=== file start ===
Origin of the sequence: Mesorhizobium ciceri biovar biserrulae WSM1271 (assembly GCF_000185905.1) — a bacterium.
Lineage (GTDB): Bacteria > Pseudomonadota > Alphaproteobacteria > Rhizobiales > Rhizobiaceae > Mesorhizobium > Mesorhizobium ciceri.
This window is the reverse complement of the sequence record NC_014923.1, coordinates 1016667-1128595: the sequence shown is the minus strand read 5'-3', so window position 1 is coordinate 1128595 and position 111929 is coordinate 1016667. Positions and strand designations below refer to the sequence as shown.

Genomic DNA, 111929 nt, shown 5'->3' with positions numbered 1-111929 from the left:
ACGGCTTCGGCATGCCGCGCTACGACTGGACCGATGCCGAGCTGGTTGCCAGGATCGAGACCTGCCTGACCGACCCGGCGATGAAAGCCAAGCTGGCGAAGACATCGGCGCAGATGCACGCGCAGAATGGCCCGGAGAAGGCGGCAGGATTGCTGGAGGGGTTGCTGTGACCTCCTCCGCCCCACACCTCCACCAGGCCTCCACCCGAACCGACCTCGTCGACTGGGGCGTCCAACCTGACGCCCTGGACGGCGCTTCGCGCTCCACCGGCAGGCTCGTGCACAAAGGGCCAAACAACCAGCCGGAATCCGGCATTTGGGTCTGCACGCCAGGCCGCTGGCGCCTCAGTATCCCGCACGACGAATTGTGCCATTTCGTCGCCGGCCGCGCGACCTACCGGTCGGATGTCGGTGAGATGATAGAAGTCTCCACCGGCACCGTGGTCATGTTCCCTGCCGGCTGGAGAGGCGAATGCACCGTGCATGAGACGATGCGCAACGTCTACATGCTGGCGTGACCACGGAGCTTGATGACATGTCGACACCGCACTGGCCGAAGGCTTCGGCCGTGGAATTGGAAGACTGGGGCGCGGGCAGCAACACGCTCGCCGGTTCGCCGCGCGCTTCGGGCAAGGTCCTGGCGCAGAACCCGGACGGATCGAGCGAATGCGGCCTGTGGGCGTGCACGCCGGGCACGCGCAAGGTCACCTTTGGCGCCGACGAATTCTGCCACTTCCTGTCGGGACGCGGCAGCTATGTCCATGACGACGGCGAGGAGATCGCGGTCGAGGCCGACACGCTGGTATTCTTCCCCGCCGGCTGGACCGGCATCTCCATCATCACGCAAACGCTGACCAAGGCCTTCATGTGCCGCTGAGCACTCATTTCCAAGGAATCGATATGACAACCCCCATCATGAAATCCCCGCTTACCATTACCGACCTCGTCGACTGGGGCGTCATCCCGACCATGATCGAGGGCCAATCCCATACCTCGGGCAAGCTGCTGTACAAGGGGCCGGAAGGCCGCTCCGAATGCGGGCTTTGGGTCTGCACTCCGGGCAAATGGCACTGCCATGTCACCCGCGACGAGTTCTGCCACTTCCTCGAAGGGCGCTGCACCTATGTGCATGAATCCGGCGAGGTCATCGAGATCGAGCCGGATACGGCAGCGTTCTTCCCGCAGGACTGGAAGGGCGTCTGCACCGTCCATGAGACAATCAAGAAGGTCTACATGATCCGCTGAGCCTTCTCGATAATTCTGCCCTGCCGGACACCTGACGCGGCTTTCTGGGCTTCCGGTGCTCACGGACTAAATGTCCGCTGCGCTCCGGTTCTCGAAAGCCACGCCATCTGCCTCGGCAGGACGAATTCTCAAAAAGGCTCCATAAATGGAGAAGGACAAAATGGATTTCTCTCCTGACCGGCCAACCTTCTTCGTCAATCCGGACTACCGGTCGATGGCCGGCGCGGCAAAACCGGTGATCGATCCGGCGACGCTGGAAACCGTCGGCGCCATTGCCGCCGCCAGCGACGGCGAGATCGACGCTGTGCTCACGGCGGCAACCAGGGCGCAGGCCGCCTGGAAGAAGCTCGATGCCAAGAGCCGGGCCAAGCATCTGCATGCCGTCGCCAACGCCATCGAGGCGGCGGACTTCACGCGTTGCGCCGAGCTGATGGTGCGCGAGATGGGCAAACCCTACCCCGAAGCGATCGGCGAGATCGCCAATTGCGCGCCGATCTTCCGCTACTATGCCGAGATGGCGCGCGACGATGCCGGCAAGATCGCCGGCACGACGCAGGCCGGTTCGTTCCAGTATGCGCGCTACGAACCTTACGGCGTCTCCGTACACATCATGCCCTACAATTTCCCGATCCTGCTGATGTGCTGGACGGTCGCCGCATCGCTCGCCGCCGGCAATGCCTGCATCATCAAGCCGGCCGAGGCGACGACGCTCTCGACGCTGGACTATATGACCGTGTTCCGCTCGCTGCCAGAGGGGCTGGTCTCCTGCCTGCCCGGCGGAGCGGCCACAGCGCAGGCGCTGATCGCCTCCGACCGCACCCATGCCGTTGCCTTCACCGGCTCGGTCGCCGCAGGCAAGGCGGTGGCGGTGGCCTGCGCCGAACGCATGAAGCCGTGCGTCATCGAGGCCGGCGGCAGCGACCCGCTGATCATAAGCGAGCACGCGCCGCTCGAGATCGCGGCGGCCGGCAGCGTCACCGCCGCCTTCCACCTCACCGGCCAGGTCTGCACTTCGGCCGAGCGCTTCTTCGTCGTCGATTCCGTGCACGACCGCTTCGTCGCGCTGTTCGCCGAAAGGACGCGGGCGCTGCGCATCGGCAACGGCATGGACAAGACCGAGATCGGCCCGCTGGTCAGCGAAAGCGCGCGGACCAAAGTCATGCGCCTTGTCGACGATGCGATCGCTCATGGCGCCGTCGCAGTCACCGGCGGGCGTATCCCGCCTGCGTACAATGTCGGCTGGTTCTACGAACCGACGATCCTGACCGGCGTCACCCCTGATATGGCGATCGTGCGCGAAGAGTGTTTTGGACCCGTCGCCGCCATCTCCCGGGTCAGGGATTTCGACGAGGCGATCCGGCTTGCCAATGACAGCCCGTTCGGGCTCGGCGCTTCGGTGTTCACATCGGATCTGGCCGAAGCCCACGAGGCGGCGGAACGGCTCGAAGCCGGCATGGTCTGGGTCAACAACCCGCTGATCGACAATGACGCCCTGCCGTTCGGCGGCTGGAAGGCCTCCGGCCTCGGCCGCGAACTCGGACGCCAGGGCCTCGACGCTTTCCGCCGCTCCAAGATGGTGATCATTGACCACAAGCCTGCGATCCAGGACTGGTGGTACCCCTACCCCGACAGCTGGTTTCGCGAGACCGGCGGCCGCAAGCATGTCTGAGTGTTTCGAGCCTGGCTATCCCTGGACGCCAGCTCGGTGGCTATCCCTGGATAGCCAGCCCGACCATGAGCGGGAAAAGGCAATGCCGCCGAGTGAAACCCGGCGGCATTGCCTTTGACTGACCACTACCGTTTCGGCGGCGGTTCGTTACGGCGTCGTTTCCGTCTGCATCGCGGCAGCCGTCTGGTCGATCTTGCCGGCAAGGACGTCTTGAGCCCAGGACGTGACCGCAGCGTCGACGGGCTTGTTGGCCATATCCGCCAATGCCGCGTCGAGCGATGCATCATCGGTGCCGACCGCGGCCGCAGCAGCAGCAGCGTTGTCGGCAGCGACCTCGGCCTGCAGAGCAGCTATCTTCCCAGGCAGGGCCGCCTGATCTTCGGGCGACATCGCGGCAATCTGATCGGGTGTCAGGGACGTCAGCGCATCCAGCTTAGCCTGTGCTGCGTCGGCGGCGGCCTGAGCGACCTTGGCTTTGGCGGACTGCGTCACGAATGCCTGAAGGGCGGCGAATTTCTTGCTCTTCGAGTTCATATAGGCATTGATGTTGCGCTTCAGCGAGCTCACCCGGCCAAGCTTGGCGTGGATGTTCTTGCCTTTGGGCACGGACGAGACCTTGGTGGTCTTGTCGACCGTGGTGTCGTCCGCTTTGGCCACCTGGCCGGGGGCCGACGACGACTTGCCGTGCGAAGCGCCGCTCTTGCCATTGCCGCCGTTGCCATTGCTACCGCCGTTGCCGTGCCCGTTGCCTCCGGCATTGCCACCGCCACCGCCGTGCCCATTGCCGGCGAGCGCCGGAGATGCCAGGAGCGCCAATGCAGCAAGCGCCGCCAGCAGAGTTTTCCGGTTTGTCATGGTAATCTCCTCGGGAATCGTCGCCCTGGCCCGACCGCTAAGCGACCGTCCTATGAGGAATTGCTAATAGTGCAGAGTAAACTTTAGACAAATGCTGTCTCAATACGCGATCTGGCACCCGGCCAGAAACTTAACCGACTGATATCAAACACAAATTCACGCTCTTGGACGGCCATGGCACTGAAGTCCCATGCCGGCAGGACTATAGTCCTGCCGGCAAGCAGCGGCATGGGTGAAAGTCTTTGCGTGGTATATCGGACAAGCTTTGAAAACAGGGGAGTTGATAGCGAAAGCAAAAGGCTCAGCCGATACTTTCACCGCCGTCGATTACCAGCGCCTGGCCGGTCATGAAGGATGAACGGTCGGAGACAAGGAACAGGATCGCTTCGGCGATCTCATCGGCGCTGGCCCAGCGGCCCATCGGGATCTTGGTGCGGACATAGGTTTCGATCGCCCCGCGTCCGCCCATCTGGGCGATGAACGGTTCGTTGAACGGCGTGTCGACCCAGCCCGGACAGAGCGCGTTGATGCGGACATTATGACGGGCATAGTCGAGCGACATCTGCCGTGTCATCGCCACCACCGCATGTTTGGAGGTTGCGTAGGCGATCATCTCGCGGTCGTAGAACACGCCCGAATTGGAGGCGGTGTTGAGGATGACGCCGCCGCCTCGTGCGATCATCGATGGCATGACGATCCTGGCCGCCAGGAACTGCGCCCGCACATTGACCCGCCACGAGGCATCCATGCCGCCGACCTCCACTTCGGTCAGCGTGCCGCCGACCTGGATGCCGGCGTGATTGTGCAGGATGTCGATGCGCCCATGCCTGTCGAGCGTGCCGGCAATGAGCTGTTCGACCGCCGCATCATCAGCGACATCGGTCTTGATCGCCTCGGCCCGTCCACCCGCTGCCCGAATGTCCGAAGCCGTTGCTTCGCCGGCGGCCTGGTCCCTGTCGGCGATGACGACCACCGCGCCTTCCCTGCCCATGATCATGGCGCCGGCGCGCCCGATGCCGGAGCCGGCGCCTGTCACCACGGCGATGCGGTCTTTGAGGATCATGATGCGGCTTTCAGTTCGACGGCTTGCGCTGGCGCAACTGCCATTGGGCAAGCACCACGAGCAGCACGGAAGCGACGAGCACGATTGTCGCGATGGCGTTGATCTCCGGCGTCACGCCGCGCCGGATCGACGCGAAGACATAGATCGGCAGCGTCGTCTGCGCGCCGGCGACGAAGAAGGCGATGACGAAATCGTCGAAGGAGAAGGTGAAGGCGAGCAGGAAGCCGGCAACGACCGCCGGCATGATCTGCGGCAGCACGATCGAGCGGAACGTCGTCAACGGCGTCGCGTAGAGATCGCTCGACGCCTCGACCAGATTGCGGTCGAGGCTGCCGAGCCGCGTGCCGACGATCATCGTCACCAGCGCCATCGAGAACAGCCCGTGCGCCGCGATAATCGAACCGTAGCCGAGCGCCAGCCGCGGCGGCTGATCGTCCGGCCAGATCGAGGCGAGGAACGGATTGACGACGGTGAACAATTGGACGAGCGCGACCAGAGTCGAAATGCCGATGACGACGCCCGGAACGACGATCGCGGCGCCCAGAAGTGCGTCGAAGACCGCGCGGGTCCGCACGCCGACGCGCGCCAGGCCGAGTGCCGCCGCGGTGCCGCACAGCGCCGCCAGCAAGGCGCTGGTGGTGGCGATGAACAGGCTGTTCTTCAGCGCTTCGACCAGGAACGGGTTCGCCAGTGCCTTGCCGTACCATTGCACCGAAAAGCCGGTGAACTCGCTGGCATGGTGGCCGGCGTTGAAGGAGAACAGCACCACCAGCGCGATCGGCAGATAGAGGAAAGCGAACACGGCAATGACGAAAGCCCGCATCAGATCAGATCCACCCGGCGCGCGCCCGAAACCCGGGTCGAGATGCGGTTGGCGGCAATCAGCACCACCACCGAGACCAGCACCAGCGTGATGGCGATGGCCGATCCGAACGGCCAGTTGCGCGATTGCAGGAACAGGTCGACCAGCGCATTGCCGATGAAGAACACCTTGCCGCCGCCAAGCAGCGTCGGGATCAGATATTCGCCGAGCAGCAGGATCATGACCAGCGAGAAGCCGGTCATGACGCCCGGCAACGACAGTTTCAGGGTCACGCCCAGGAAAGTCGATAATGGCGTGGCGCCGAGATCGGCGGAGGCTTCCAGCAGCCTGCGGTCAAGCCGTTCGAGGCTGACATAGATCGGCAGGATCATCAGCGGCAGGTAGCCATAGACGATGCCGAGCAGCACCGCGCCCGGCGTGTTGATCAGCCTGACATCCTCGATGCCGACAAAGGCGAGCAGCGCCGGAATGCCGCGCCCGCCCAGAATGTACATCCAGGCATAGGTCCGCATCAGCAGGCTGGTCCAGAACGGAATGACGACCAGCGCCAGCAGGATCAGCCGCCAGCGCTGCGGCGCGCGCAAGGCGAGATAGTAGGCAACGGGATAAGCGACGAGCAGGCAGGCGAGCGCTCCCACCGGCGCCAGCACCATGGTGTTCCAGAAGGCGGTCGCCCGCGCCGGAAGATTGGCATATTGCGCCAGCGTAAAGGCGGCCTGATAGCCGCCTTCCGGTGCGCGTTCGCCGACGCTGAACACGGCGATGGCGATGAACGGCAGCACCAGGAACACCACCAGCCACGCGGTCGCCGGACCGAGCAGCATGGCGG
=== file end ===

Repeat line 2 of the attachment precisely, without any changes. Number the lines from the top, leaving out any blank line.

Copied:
Lineage (GTDB): Bacteria > Pseudomonadota > Alphaproteobacteria > Rhizobiales > Rhizobiaceae > Mesorhizobium > Mesorhizobium ciceri.